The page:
Historic Trenton’s Day in The Life: The Founding of Cadwalader Park
For Historic Trenton’s Day in the Life, we’re looking back through newspapers from the beginning and examining everyday problems, solutions, and needs during historic Trenton’s past. Today, we look back to the creation of a Trenton center piece, Cadwalader Park.
Frederick Law Olmsted was the renowned designer of Central Park and Trenton’s own Cadwalader Park. He is considered to be the father of American landscape architecture. His project on the Cadwalader Park began in March of 1890 after Olmsted received a letter from Edmund Hill, the manager of the Cadwalader estate. At this time, Olmsted had made himself America’s most sought-after architect, working on projects like George Washington Vanderbilt’s 6,000-acre Biltmore estate.
Olmsted accepted the letter from Hill and arrived in Trenton on April 11, 1890 to meet with him and Lewis Lawton, a local contractor in Trenton. An excerpt from the Cadwalader Park Alliance states: “They looked over the land for the park, then lunched with Hill in his temporary home, Cadwalader Manor, where Olmsted ‘gave us good advice.’ Olmsted returned to Brookline the same day. That night, Hill wrote in his diary: ‘I am glad he came.’”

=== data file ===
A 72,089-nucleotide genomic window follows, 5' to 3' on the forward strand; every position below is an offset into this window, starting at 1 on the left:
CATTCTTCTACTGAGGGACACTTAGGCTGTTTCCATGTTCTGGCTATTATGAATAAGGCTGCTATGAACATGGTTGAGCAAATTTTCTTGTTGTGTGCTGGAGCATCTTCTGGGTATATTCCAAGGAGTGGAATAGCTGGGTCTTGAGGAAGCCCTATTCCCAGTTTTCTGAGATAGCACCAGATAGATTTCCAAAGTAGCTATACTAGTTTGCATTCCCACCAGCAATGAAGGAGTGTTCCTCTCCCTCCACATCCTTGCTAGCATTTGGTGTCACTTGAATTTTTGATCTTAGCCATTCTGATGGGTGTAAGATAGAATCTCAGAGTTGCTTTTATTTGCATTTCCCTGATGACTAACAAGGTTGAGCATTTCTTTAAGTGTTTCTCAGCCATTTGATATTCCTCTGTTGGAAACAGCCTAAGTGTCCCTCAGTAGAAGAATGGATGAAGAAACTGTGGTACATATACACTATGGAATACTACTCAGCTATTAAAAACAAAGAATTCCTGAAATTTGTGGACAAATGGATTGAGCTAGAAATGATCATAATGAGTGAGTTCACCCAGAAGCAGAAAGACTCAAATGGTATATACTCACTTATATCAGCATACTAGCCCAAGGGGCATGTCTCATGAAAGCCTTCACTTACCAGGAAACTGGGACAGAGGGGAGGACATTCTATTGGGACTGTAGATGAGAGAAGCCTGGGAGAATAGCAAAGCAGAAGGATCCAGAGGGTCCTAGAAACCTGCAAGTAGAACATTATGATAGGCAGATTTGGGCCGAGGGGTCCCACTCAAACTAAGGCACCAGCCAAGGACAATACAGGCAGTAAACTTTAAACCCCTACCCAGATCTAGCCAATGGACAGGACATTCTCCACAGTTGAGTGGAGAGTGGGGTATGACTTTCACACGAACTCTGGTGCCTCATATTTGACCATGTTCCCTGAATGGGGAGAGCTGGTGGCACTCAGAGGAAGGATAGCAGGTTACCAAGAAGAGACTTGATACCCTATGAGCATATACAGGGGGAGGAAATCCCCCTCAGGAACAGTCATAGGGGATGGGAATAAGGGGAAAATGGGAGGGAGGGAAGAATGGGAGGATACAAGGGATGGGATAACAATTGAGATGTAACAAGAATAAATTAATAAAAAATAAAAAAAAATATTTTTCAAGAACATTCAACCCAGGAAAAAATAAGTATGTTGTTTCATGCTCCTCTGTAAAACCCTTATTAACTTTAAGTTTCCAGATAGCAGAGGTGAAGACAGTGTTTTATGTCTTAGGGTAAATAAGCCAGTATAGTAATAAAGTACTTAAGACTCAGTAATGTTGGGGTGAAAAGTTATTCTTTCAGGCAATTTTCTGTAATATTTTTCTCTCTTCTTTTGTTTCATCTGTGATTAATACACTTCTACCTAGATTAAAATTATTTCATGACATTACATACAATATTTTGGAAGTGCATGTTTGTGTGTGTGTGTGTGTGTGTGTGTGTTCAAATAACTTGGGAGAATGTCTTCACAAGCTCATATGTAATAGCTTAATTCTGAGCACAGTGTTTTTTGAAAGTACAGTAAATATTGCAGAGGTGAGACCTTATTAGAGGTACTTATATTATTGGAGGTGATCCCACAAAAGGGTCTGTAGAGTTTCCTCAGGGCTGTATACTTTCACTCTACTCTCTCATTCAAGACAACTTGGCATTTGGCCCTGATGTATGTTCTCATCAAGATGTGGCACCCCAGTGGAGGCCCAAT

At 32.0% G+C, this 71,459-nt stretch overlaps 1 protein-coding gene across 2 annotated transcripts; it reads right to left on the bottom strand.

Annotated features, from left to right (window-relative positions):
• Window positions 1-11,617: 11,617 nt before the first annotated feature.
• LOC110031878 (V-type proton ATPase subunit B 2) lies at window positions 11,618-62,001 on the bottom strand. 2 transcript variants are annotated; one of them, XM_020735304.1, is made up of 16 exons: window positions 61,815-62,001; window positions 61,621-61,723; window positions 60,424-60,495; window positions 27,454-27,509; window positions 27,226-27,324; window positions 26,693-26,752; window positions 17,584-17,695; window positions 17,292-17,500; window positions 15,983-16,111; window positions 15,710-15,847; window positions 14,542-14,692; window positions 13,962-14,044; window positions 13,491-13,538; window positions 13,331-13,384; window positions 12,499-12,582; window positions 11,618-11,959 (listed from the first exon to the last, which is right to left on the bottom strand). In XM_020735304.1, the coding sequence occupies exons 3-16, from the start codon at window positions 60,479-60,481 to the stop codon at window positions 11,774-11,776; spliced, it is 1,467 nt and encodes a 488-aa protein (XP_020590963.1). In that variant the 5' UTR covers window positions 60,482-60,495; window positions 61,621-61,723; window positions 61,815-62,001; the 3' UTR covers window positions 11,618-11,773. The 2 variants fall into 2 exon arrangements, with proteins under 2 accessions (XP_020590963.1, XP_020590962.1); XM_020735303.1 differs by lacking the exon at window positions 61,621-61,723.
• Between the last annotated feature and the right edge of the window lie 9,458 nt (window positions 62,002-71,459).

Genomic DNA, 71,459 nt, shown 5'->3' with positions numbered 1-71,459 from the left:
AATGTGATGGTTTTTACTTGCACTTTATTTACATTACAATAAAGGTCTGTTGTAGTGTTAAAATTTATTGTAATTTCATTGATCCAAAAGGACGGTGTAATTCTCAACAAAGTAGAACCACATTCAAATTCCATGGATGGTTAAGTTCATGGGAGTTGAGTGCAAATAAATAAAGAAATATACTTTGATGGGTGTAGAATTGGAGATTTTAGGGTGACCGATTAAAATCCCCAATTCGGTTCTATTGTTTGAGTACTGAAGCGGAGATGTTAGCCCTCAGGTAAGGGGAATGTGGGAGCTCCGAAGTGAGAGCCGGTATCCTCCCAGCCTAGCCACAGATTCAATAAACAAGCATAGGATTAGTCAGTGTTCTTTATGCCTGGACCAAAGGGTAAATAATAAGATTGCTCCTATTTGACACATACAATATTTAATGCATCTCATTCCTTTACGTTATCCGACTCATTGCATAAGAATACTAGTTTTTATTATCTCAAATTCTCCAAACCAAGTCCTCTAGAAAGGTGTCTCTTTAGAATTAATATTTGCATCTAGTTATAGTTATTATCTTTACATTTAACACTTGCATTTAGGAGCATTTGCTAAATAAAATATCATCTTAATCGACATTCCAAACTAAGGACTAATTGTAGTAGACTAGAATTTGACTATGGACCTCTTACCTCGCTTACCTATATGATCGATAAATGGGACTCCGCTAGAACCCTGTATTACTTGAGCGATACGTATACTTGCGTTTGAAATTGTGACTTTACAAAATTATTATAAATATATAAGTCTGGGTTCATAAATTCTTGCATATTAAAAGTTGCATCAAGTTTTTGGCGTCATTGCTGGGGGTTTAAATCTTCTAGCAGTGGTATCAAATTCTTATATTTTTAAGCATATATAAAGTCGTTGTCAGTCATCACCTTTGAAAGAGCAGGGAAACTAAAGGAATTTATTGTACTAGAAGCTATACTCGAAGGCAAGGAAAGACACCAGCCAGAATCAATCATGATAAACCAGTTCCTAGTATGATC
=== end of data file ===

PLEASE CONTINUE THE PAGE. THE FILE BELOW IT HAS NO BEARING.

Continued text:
With the meeting going well, Olmsted began to plan for Cadwalader Park. With the help of Olmsted’s stepson John C Olmstead and Elbridge G. Weir, a city surveyor, the process would go on for about a month.
“By the end of the month, Weir prepared a new and revised map for Cadwalader Park that reflected Olmsted’s suggestions and was, according to Hill, ‘more practical, has truer grades, reduces excavation, and is far better than Anderson’s,’” as written by the Cadwalader Park Alliance. Weir prepared an updated version of the map for Cadwalader Park, and on September 16, 1890, the Park Committee.
Cadwalader Park has the distinction of being the only park in New Jersey designed personally by Frederick Law Olmsted. Since the park’s creation, it has become a staple of Trenton life, hosting zoos, the famous Trenton Balloon Man, and the even more famous Trenton City Museum at Ellarslie Mansion.
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